Nokia emerged as the top mobile phone vendor for the first quarter of 2007, but mobile phone makers saw an overall decline in growth due in part to the dwindling pool of consumers without cell phones, according to a report from research firm IDC.
Phone shipments jumped 10 percent in the first quarter to 256.4 million units, a decline of 13.8 percent from the last quarter of 2006, according to the report. Gains topped 20 percent for each quarter in 2006.
These numbers, however, can be linked to the inevitable decline of cell phone purchases as everyone from your eight-year-old neighbor to your elderly grandparents acquire the devices, leaving fewer and fewer individuals without a mobile phone, IDC said. Recent shipments are therefore more geared toward current subscribers replacing outdated phones than new customers, the firm said.
With 91.1 million units shipped in the first quarter, Nokia easily beat out the number-two vendor Motorola, which shipped 45.4 million units. Nokia saw shipments to the Middle East, Africa and China increase since the holiday season, though Asia/Pacific purchases remained the same. The company was particularly successful in the converged mobile device space, moving 11.8 million units as consumers snapped up the N73, N70 and recently launched E65.
Nokia, however, has had a difficult time selling phones within the United States. Exact IDC numbers for mobile phone sales within the U.S. will be released in about two weeks, an IDC representative said.
Motorola was in recovery mode for the first quarter, IDC said. It dropped 1.5 percent from the first quarter of 2006, but is looking to recover its 2006 losses this year with a new management team and newly announced devices, according to researchers.
"While Motorola announced plans to revamp growth, the sudden shift in momentum demonstrates how competitive this industry is and how innovation on product development is essential," said Ryan Reith, research analyst for IDC's Worldwide Mobile Phone Tracker, in a statement.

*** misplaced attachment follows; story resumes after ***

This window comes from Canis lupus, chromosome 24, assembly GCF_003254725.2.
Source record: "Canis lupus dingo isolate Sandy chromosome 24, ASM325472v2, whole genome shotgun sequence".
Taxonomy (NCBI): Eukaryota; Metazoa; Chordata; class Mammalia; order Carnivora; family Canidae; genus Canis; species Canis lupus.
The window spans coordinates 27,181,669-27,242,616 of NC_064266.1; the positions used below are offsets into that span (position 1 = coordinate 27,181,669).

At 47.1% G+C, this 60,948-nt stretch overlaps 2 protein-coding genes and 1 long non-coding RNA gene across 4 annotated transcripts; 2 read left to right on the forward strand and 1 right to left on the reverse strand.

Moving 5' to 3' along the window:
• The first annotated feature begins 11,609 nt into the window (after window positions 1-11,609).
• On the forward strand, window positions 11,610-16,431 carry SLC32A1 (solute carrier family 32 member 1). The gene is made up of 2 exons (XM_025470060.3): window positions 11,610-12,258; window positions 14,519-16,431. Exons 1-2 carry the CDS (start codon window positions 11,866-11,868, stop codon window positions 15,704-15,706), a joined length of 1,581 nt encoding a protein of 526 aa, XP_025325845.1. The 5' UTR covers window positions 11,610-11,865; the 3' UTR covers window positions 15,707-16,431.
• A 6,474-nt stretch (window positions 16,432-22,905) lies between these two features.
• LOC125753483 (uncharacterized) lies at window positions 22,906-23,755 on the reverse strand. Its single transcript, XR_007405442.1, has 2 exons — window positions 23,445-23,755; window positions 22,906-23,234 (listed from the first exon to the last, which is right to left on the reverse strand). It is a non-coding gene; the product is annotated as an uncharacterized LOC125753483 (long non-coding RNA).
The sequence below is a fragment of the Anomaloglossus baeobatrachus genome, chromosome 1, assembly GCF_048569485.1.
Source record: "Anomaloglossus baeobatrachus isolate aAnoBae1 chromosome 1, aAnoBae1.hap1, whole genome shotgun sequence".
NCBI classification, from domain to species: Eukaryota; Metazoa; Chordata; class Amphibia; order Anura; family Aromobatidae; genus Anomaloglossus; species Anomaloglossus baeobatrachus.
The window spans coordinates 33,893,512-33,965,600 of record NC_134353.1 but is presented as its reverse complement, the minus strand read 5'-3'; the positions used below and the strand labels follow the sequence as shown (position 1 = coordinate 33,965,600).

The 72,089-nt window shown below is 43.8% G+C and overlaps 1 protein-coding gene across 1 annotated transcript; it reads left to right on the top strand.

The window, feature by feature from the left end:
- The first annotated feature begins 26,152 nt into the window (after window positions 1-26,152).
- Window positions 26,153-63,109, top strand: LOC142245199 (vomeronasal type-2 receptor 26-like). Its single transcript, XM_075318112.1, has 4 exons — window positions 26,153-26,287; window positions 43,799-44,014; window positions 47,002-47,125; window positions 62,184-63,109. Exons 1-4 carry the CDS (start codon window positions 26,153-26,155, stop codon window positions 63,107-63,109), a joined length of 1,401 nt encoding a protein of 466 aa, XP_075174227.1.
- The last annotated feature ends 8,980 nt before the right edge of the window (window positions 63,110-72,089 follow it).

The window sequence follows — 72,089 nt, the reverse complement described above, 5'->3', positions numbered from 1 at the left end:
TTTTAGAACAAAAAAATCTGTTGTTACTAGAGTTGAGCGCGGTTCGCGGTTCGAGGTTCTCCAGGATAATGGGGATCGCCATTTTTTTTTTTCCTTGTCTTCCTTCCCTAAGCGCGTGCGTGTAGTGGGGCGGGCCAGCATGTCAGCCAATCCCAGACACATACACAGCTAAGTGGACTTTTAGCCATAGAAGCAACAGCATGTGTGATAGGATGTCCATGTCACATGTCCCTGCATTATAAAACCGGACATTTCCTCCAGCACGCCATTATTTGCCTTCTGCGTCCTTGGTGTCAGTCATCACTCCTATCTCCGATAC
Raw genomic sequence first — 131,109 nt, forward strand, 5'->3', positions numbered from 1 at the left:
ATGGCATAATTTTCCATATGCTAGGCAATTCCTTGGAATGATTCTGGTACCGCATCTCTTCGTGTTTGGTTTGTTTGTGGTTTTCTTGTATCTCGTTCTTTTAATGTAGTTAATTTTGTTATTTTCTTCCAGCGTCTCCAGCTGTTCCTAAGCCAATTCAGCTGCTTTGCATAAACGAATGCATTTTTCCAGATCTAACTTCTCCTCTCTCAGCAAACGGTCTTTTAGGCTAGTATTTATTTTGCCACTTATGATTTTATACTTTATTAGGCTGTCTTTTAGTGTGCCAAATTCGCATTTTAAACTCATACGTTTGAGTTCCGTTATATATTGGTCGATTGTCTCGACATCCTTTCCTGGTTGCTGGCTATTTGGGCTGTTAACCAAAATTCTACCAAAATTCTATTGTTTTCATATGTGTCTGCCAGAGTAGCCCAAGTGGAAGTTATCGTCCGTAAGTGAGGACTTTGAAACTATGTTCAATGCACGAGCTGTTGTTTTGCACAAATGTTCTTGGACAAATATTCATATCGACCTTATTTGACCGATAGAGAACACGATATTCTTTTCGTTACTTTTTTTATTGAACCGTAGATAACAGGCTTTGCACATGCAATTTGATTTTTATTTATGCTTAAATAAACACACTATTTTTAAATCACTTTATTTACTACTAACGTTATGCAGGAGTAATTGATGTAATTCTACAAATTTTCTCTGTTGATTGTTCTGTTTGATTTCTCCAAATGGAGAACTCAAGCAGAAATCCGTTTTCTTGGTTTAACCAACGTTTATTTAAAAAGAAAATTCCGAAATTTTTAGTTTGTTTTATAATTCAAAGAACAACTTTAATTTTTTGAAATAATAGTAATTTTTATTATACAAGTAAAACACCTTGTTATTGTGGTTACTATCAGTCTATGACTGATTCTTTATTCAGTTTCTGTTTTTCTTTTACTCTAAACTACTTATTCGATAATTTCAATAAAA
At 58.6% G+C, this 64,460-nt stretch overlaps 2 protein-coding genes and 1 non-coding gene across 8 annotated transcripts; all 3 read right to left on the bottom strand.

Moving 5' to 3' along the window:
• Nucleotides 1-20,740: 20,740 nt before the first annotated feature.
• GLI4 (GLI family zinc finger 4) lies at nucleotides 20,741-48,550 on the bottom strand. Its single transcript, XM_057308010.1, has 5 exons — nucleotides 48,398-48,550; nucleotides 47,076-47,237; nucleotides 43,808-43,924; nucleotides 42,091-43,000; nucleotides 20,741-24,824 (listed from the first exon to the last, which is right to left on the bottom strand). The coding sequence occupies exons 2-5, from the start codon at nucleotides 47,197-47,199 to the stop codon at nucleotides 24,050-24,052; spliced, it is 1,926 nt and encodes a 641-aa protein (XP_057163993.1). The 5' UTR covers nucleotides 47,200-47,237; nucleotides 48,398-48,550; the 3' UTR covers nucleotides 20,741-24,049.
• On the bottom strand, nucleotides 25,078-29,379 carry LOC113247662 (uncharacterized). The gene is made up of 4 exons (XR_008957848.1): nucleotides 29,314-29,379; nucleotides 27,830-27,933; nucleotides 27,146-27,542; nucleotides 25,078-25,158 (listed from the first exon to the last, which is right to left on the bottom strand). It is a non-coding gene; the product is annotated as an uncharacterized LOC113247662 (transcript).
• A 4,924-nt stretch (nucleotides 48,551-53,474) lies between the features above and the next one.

Samsung, which shipped 34.8 million devices during the quarter, was the only company to post a sequential and year-over-year increase. It jumped 20 percent from this time last year, due in part to sales of "Ultra Edition" handsets, particularly the D900 model, and the E250 handset, IDC said.
"Samsung was able to benefit from Motorola's misfortunes by recording a positive sequential growth in the first quarter, which is uncommon given the effects of seasonality on this industry," according to Reith.
Nokia may have shipped the largest number of phones in the first quarter, but Sony Ericsson saw the greatest percentage leap since Q1 2006. Nokia jumped 21.3 percent since this time last year, but Sony Ericsson saw an increase of 63.9 percent. That success can be attributed to gains in low- and mid-tier products portfolio in Europe, Asia/Pacific and Latin America, according to IDC.
However Ericsson's "strategy to move into lower-tier devices nonetheless put downward pressure on average selling prices," IDC said.
LG Electronics, meanwhile, was expected to post a decrease in shipments and flat growth, IDC said. The company shipped 15.8 million units, an 11.9 percent decrease from 1Q 2006.
But "having enjoyed success from its iconic Black Label Chocolate series, the company hopes for similar success with more premium devices, including its Shine and digital multimedia broadcast devices," IDC wrote.
"The increase in worldwide phone shipments was driven, in part, by new subscribers in emerging markets and, in part, by replacement sales in mature markets," said Ramon Llamas, research analyst with IDC's mobile devices technology and trends group, in a statement.
Device vendors are pushing low-cost handsets, but that "has the unfortunate effect of dragging down device ASPs," Llamas said. "To stem the decline in ASPs, device vendors are taking steps to rationalize platforms, improve supply chain logistics, and relocate production to low-cost regions."
Copyright 2007 by Ziff Davis Media, Distributed by United Press International
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